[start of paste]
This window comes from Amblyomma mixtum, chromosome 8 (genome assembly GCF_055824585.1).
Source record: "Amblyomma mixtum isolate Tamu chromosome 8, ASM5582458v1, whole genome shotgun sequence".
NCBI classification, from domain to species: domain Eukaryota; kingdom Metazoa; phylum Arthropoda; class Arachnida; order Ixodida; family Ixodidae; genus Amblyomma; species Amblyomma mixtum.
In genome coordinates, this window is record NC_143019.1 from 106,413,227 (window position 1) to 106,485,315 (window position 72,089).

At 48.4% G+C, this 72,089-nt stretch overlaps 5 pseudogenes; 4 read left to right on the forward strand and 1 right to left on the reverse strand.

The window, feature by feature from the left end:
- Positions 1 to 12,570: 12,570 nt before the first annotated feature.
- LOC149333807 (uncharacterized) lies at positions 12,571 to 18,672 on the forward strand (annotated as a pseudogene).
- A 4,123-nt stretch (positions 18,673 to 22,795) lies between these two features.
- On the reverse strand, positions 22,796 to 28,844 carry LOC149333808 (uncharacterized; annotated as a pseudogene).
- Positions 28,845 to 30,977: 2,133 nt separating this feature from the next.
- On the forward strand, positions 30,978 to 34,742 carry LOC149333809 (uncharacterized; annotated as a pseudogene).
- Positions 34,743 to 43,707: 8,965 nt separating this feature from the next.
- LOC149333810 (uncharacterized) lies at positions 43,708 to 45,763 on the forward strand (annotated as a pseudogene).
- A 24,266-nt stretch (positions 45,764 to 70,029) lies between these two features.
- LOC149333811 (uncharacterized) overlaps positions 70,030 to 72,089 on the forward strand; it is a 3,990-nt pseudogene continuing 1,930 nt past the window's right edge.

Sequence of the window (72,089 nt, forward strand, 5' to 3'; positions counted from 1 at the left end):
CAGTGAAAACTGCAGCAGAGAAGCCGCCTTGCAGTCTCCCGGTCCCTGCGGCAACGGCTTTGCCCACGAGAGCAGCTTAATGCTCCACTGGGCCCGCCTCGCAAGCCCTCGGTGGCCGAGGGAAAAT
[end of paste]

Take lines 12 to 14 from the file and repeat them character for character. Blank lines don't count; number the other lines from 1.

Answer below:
- On the forward strand, positions 30,978 to 34,742 carry LOC149333809 (uncharacterized; annotated as a pseudogene).
- Positions 34,743 to 43,707: 8,965 nt separating this feature from the next.
- LOC149333810 (uncharacterized) lies at positions 43,708 to 45,763 on the forward strand (annotated as a pseudogene).